We Let Bafana Down
I’m disappointed, in fact, I’m bitterly disappointed that we failed our national football team, Bafana Bafana, in their hour of need.
How can we fail to get a decent crowd to flock to FNB Stadium to support our boys against Seychelles on Saturday? Thanks to the +-15 000 passionate supporters who braved the wet weather conditions in Gauteng to rally behind the team instead of being social media supporters whose only mission seems to criticise without playing any part in trying to solve the problems facing our national team. We have become armchair critics and lost our patriotism in the process.
Instead of helping find solutions to our problems, we seem to have decided to distance ourselves from our team and anyone who thinks that’s the right thing to do needs to have their heads examined. For a country claiming to be a football-loving nation, we sent a very wrong message to the team this past weekend. We really let Bafana down and I hope we don’t witness anything like that again.
The picture of an empty FNB Stadium still haunts me, especially when I think back to the capacity-packed Loftus Versfeld three weeks ago when coach Rassie Erasmus’ Springboks hosted New Zealand in the Rugby Championship. The two sets of national teams represented our country under two completely contrasting circumstances. Baxter would have loved to swap seats with his counterpart and the impact that coming-from-behind 30-32 All Blacks win broke so many hearts but the unity the team’s performance brought was just unbelievable! Even non-rugby fanatics across the country were ‘captured’ even if it was for just 80 minutes of that Saturday afternoon. You didn’t even have to understand rugby in order to enjoy the atmosphere but, in a complete contrast, it looked like a lot of people didn’t even know that Bafana was playing on Saturday afternoon.
That the game was not televised on the national broadcaster, SABC didn’t even help the crowd attendance. One would think the opposite would be true, as many of our people don’t have access to the DStv, but the stadium looked disappointingly empty and something was just missing. There was more supporters’ action on social media than there were bums on seats at the stadium. We have to change this, South Africa! We just can’t carry on like this – our football needs us now more than ever.
Granted, Bafana haven’t covered themselves in any glory in recent games, however, could it get so worse that we expected our team to lose to Seychelles?
Supporting Bafana Bafana is more than just about the results, more than about the head coach, more than about the players, it is about giving service to our country. We are duty-bound to support our national teams steadfastly and whenever there are problems, we should be leading in search of solutions. We all have a role to play in finding solutions to our problems. We should make our players feel proud to be called up to represent their country because they are guaranteed to get more support, appreciation and love than they do at their clubs. Our players shouldn’t dread reporting for camp, it should be something they always look forward to. When reporting for national duty becomes a drag, it defeats the objective of wearing the national team colours. That’s when players choose to rather focus on club commitments and then we accuse them of turning their backs on the country and lacking patriotism. Our players should enjoy playing for Bafana; in fact, they should always be itching for the next call-up. The lack of support for our team could be one of the reasons singing our national anthem doesn’t bring as much emotion and pride now as it used to back then. Compare our players to their Springbok counterparts during the singing of the national anthem and spot the difference. I wouldn’t be surprised if some of our players don’t even know the whole national anthem, sad as it may sound.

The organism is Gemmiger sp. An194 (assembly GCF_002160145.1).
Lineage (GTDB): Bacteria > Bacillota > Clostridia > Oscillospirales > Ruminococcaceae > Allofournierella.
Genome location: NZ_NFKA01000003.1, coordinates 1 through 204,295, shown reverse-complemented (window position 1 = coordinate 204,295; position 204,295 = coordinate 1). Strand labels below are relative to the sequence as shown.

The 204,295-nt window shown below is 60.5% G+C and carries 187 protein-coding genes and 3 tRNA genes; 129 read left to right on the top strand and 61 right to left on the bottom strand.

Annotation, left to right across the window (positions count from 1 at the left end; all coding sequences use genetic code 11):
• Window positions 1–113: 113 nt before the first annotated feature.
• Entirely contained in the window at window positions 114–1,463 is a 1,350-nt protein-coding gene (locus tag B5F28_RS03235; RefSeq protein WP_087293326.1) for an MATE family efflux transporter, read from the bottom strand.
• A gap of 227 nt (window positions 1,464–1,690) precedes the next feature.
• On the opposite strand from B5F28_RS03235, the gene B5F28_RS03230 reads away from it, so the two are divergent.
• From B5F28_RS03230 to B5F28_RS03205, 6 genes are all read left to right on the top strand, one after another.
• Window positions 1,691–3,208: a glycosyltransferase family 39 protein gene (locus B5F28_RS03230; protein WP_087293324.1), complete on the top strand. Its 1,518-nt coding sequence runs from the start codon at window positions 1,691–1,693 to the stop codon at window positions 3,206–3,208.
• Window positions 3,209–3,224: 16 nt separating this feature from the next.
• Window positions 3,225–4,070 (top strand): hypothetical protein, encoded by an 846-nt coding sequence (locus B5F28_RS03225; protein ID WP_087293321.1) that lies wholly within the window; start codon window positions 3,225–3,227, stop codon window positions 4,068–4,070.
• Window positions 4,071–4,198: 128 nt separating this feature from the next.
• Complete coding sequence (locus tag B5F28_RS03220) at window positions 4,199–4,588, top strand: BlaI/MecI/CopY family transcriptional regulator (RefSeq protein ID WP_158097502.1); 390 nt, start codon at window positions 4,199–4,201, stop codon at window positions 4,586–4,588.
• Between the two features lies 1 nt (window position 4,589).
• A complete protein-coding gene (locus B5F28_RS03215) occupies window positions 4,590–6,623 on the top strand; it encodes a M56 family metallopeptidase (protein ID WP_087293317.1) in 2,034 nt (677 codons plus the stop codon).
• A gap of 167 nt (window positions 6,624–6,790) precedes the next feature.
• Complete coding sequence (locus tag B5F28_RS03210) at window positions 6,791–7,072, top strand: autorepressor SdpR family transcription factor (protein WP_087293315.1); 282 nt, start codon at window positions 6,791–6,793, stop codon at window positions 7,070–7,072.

If there was one opportunity to restore some pride in our team, it was the game against Seychelles. We missed out on witnessing, in front of a decent crowd, a young Lebo Mothiba creating his own history by being the first player to score in his first three Bafana appearances. That’s a 100% strike rate for the French Ligue 1 side, Racing Strasbourg, striker who has taken his club form to the national team. We missed out on observing this young lad terrorising the opposition defence and bringing a new dimension to our attack. We missed out on Bafana Bafana scoring the highest number of goals, six, beating the eight-year standing controversial 5-0 international friendly win against Guatemala. We missed out on seeing the young and rejuvenated team playing their hearts out.
We are on the verge of qualifying for the AFCON 2019, something we’ve struggled to do in previous years, and this should be enough motivation for all of us to rally behind our team. After the Seychelles home and away fixtures, Bafana will be hosting Nigeria and, if the game at FNB Stadium is anything to go by, we might just be outnumbered by our bitter rivals in the stands. This is just not on, South Africa. We can do much better than this! Let us not turn our backs on our national team. Supporting them doesn’t mean we have to keep quiet and accept mediocre performances. It is by no means double standards when we lambaste Bafana’s poor displays and then call on our people to support them. We will continue to make noise about the poor results and state of our football, but stopping to support them because we are disillusioned is the last thing that should occupy our minds.
This is the game we all claim to love, let us not fold our arms and watch it go to the dogs. Let’s act now because, in an era of social media, our football has never been more desperate for support.